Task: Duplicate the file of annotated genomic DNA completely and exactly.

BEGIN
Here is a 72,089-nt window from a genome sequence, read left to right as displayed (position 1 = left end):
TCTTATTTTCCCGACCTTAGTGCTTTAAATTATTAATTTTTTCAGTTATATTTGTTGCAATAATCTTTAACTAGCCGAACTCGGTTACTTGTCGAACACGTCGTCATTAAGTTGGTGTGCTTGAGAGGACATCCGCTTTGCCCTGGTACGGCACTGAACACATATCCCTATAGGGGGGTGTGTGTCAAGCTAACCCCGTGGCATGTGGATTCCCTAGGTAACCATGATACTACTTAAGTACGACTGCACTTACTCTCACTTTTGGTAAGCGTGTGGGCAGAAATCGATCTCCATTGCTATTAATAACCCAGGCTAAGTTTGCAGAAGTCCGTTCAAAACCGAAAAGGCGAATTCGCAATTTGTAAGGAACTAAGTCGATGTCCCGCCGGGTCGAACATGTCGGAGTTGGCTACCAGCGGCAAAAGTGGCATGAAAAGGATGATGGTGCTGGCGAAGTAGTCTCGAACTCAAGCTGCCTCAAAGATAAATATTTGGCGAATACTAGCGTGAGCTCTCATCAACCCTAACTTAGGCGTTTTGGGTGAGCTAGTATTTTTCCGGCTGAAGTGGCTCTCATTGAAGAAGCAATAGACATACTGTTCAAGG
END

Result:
Here is a 72,089-nt window from a genome sequence, read left to right as displayed (position 1 = left end):
TCTTATTTTCCCGACCTTAGTGCTTTAAATTATTAATTTTTTCAGTTATATTTGTTGCAATAATCTTTAACTAGCCGAACTCGGTTACTTGTCGAACACGTCGTCATTAAGTTGGTGTGCTTGAGAGGACATCCGCTTTGCCCTGGTACGGCACTGAACACATATCCCTATAGGGGGGTGTGTGTCAAGCTAACCCCGTGGCATGTGGATTCCCTAGGTAACCATGATACTACTTAAGTACGACTGCACTTACTCTCACTTTTGGTAAGCGTGTGGGCAGAAATCGATCTCCATTGCTATTAATAACCCAGGCTAAGTTTGCAGAAGTCCGTTCAAAACCGAAAAGGCGAATTCGCAATTTGTAAGGAACTAAGTCGATGTCCCGCCGGGTCGAACATGTCGGAGTTGGCTACCAGCGGCAAAAGTGGCATGAAAAGGATGATGGTGCTGGCGAAGTAGTCTCGAACTCAAGCTGCCTCAAAGATAAATATTTGGCGAATACTAGCGTGAGCTCTCATCAACCCTAACTTAGGCGTTTTGGGTGAGCTAGTATTTTTCCGGCTGAAGTGGCTCTCATTGAAGAAGCAATAGACATACTGTTCAAGG